Glaucoma is an eye disease in which gradual damage to the optic nerve leads to vision loss. Early diagnosis and treatment are critical to minimise or prevent loss of vision.
Although anyone can develop glaucoma, the risk increases with age. Glaucoma is the leading cause of blindness in New Zealand; approximately 2% of New Zealanders over the age of 40 years are affected by glaucoma while more than 10% aged 80 years or more have the condition.
Glaucoma is a group of related eye conditions that cause damage to the optic nerve. Located at the back of the eye, the delicate optic nerve transmits visual impulses from the eye to the brain. Injury or damage to the optic nerve can lead to loss of vision or even complete blindness. The loss of vision is usually gradual and may not be noticed immediately because it first affects peripheral or side vision.
Because vision loss from glaucoma is permanent, the need for it to be detected and treated as early as possible is critical. If not treated, glaucoma will cause progressive vision loss, normally in these stages:
- Blind spots in your peripheral vision
- Loss of peripheral vision (tunnel vision)
- Complete blindness.
Glaucoma differs from macular degeneration, which is characterised by progressive loss of central (straight ahead) vision, and cataracts, in which vision loss results from the lens of the eye becoming cloudy.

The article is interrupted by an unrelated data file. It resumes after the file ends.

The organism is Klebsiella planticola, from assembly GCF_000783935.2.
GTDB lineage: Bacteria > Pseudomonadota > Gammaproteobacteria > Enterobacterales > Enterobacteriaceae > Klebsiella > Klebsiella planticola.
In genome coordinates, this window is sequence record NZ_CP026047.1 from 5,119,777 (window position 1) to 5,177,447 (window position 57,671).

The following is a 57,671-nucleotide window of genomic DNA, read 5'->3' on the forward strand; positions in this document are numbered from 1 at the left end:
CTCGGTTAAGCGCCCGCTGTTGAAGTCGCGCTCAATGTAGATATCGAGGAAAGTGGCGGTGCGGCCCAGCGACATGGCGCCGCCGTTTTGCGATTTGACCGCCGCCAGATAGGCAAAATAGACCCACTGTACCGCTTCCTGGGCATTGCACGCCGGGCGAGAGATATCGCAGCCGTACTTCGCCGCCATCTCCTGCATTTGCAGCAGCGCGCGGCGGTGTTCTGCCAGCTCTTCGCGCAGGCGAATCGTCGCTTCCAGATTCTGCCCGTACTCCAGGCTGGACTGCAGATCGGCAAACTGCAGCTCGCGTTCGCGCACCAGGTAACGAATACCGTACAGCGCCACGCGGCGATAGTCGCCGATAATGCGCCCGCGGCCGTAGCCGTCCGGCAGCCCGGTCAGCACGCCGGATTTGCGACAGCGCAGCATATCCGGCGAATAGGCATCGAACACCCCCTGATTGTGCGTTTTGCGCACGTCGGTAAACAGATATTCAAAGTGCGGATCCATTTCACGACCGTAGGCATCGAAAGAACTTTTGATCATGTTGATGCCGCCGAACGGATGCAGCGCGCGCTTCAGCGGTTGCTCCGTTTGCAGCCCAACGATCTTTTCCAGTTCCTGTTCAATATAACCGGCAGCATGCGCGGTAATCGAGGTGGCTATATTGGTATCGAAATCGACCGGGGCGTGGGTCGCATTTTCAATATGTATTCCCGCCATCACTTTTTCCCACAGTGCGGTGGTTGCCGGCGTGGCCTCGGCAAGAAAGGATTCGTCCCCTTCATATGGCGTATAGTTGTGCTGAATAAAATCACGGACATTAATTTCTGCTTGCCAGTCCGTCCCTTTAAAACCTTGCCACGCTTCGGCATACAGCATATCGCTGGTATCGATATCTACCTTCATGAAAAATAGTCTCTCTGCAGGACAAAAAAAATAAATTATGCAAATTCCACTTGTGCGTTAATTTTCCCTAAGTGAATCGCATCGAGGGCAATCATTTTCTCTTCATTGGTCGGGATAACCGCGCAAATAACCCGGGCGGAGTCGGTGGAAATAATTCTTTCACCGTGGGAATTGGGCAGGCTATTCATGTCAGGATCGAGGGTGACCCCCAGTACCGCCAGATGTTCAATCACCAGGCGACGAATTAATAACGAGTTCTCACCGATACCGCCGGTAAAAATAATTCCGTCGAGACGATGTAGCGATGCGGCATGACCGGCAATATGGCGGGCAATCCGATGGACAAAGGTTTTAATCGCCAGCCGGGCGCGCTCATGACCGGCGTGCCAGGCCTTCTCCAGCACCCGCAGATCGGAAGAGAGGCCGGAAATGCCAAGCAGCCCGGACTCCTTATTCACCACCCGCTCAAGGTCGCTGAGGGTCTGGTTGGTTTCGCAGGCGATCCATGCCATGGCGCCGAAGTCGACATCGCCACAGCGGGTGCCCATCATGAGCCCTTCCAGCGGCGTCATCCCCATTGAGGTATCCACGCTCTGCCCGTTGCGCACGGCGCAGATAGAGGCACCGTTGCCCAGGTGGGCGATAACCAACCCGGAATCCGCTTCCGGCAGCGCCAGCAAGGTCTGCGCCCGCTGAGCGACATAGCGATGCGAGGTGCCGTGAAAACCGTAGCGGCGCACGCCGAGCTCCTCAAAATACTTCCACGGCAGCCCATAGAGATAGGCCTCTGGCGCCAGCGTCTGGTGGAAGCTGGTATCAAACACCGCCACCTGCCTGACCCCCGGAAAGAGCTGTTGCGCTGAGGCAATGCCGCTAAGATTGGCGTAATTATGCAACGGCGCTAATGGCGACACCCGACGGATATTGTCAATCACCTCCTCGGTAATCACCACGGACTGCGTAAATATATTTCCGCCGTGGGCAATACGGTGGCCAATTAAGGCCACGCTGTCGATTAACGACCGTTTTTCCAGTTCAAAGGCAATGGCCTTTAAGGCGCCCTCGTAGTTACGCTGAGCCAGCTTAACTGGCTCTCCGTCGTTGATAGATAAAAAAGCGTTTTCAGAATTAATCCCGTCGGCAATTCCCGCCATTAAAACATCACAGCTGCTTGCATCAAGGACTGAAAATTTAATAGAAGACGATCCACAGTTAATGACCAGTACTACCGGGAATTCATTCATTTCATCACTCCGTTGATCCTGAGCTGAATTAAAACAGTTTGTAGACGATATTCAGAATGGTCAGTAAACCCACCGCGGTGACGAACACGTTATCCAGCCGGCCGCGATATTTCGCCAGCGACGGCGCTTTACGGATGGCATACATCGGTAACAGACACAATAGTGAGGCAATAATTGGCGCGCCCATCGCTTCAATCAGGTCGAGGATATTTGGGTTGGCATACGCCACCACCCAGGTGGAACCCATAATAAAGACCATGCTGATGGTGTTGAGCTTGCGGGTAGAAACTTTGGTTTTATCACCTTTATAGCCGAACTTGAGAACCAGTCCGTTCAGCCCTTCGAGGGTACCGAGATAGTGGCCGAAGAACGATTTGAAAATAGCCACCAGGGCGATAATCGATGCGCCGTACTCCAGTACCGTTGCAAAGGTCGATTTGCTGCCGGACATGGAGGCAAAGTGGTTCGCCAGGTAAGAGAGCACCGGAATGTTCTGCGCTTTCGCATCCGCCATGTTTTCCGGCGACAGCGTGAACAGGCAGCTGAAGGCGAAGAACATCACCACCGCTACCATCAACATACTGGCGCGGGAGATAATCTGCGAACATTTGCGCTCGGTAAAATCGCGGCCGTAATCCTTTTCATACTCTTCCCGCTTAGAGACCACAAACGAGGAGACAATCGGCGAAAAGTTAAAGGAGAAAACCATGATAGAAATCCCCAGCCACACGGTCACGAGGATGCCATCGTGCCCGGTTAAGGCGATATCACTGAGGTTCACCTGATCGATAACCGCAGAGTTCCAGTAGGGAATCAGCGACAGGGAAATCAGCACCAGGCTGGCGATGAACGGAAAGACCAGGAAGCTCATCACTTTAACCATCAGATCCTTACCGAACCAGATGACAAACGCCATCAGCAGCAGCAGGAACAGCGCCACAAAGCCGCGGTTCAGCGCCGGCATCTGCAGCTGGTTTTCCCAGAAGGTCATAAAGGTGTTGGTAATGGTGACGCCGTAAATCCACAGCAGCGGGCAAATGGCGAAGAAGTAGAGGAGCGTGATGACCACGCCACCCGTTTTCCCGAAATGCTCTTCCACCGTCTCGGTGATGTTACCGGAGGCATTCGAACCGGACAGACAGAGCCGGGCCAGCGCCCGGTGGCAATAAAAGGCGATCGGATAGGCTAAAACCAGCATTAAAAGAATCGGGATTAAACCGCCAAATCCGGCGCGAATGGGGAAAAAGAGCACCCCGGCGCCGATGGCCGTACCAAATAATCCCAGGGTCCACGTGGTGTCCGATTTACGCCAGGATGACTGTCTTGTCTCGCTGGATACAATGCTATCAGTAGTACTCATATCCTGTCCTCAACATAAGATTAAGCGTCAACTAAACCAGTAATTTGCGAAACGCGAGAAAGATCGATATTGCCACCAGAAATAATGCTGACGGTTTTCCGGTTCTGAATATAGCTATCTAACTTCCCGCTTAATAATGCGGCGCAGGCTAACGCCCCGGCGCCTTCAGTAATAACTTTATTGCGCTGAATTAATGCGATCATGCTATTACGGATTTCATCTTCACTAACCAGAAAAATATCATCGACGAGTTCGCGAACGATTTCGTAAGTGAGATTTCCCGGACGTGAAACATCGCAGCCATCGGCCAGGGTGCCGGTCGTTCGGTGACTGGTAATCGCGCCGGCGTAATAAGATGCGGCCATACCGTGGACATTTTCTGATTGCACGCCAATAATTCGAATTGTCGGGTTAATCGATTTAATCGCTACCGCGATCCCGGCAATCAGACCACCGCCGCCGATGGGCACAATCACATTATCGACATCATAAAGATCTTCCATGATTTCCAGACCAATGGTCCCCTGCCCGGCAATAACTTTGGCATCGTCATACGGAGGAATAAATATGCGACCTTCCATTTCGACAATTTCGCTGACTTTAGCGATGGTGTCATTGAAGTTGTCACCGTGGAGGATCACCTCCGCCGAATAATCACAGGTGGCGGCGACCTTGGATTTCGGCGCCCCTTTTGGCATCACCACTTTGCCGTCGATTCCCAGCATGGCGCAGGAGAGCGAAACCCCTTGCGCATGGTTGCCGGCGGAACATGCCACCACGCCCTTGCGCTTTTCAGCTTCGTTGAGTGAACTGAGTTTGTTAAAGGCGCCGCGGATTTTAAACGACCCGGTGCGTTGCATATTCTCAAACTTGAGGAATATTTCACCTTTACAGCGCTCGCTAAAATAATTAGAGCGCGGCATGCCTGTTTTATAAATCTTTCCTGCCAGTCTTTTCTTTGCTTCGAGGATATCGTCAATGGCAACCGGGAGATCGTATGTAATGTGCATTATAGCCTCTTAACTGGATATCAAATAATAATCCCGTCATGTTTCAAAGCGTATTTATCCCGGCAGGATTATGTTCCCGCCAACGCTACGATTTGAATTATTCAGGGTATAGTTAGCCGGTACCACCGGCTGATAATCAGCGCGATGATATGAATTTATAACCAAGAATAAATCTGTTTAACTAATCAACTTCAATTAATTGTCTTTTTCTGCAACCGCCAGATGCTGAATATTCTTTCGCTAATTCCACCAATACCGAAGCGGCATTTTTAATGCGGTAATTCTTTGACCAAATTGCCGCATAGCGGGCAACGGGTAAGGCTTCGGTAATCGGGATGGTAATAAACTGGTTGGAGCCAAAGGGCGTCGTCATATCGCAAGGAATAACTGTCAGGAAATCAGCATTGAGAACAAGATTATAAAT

Because some forms of glaucoma can destroy vision without any obvious signs or symptoms it is important to be aware of the factors that increase the risk of developing glaucoma:
- Higher than normal pressure inside the eye which can only be detected with examination by an ophthalmologist (eye doctor) or optometrist
- Age – especially people aged over 60 years
- Ethnic background – people of African and Asian descent are particularly susceptible to some types of glaucoma
- Family history of glaucoma
- Medical conditions – diabetes, heart disease, high blood pressure, or underactive thyroid (hypothyroidism)
- Other conditions – extreme near-sightedness (myopia) or far-sightedness (hyperopia), eye injuries or certain types of eye surgery, migraines
- Long-term use of corticosteroids – especially eye drops.